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    Generation Z, full screen

    Speed? In. Patience? Out. Social networking? In. Books? Out. Ambition? In. Submission? Out. Video games? In. Physical activity? Out. Beware of “generation Z”, in a hurry, down-to-earth, self-sufficient, and stubborn! The 2 billion youths born after 1995 in the age of the internet are determined to make their own way, with no reference to the values and hopes of the predecessors. Some researchers are fascinated by their total connection with the digital world and call them “mutants”.

    They surf simultaneously on more than one screen and expect “everything, right now, everywhere.” They are happy to pay a hefty price for the latest smartphone, but also think it normal to find a free film or song at the end of a click. Grown-up references are archaic, especially when it comes to gender. They like “seditious” brands, and research everything first on social networks. This description is the fruit of studies in Europe and the United States by various conglomerates, such as BNP or Ford Motor, as they try to figure out their future clients.

    According to this research, young people aged 13 to 20 think they are open-minded and creative but admit to lacking patience and flexibility.

    They follow fashion spread around the world by the internet, from blockbuster films such as “The Hunger Games” and “Divergent” to Korean K-Pop, including “twerking” which is all the rage online. They use acronyms and anglicisms when they speak, like “swag” instead of “cool”.

    Their friends on social networks are just as important as their real life friends, and in fact they sometimes end up meeting. From the age of 16 if not younger, they visit dating websites. Over half of generation Z even reckons that their real social life is through the networks which 84% of them use, according to a study by the American advertising agency JWT. They find it easier to talk online than in the flesh.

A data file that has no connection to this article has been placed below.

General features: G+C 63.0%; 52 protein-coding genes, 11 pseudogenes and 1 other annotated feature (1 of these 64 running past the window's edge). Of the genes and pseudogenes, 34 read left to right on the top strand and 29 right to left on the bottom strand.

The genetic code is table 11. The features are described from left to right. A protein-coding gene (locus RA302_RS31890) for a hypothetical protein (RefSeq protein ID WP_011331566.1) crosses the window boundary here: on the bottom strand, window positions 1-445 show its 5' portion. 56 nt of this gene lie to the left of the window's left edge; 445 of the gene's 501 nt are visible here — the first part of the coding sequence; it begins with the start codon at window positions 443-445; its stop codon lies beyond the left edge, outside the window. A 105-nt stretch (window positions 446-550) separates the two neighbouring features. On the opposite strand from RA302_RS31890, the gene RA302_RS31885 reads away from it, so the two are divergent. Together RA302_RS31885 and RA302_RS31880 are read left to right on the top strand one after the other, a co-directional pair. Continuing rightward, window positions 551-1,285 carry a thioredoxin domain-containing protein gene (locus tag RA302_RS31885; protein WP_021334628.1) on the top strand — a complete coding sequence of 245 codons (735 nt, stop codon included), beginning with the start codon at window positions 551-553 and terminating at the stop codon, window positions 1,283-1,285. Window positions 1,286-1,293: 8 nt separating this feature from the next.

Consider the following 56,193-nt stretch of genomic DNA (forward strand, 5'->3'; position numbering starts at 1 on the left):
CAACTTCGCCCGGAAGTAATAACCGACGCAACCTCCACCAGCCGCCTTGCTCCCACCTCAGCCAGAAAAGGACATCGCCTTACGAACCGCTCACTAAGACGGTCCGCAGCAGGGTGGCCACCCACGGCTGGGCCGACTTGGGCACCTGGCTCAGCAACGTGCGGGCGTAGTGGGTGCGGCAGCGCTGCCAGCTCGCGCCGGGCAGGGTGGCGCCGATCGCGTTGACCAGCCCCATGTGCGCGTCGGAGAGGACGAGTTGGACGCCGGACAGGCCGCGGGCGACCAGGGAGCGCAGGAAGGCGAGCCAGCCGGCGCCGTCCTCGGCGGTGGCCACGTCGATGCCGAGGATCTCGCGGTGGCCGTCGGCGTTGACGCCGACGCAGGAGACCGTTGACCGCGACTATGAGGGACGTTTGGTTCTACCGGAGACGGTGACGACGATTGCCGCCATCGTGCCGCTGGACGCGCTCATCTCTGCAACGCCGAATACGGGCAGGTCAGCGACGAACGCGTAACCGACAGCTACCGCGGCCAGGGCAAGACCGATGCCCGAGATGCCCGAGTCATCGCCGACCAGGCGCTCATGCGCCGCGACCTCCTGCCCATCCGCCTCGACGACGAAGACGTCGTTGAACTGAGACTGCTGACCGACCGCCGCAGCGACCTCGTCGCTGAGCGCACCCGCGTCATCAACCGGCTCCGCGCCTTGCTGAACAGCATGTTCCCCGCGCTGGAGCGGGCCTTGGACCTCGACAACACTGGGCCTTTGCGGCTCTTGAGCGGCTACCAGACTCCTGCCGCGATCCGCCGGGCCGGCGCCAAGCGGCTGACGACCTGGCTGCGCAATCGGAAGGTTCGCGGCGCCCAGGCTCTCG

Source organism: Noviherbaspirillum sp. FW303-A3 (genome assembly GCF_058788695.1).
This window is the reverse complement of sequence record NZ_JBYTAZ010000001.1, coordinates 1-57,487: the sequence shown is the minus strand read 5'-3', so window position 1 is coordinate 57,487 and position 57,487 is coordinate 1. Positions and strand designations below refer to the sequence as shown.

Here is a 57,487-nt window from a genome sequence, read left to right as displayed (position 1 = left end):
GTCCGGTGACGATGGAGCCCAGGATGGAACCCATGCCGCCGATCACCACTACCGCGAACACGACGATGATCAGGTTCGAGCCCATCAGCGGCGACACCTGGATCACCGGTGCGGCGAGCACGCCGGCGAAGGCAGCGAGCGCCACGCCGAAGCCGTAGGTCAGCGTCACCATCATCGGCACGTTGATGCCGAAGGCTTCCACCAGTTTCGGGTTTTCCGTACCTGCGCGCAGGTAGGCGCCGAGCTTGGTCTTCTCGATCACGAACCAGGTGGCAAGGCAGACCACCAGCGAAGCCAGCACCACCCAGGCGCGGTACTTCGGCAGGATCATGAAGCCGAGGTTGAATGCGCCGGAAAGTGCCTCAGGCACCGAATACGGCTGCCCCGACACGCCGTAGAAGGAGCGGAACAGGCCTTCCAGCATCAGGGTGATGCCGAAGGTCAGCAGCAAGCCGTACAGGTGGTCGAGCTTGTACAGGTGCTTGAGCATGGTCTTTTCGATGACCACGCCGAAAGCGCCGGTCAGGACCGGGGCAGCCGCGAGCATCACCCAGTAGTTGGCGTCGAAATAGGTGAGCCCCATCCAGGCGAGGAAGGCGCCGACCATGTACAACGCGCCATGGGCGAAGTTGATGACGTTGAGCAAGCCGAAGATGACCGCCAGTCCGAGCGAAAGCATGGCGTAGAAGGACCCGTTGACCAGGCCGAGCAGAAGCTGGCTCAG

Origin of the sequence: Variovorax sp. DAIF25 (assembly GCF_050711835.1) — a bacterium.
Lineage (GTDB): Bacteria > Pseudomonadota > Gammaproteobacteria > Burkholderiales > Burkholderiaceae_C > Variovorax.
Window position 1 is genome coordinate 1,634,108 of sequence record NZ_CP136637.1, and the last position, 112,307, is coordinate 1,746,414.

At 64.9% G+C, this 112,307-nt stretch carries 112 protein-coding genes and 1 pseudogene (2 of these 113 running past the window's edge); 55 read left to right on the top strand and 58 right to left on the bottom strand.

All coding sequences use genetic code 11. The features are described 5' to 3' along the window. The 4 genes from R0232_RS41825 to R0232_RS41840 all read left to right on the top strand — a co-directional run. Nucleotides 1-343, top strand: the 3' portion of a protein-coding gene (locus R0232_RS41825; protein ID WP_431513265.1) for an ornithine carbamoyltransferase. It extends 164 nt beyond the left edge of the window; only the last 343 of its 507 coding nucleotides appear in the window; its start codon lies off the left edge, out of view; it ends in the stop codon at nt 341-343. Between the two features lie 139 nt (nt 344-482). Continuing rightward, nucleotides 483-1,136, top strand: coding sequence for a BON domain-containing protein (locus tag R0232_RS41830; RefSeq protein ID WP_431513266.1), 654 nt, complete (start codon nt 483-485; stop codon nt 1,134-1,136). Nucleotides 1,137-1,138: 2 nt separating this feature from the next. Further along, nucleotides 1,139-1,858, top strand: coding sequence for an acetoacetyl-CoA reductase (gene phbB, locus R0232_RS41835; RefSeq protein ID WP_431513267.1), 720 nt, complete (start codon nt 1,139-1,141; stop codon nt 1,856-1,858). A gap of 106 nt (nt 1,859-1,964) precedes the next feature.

Adepts of YouTube tutorials, self-taught high tech experts whose parents are overwhelmed, they progress with “ongoing self-study”, especially since they have already witnessed the demise of some technologies, starting with the family VCR which seems antique as do radios, CDs and DVDs, because they get everything online. Thanks to the internet they have seen it all, from violence to pornography.

    They spend over 3 hours a day in front of their screens, according to Sparks and Honey, a think tank advising businesses on society trends. They suffer from “FOMO” – fear of missing out – and cannot stand losing their internet connection.

    Rather than just watching TV series and films, they want to take part, create their own YouTube or vlog (video blog), inspired by famous teenagers like “Fred” (Lucas Cruikshank), a young American comedian already famous at 13.

    They are involved with more than one network, starting with Facebook (although Facebook’s success is beginning to peter out in the United States), Instagram for pictures, Snapchat for short term messaging, as well as Twitter and Tumblr.

    The vast majority surf online as they watch television and think technology can make anything happen. But their attention span is very short, and they speed-read rather than read in-depth, which sometimes leads to superficial understanding and problems at school.

    Living at a time of economic downturn, they are picky when it comes to professional options. In France, given the same income, 25% would chose the most fun company to work for, 22% the most creative, and 21% would chose the most ethical. They hope to have a positive impact on the world and approve of volunteering, which 25% of Americans aged 16-19 are involved in (Sparks and Honey).

    Most of them say they are “stressed” when they think of the future: they see it as bleak, especially for the environment and the economy.

    Lars Andersen (Source: Belga)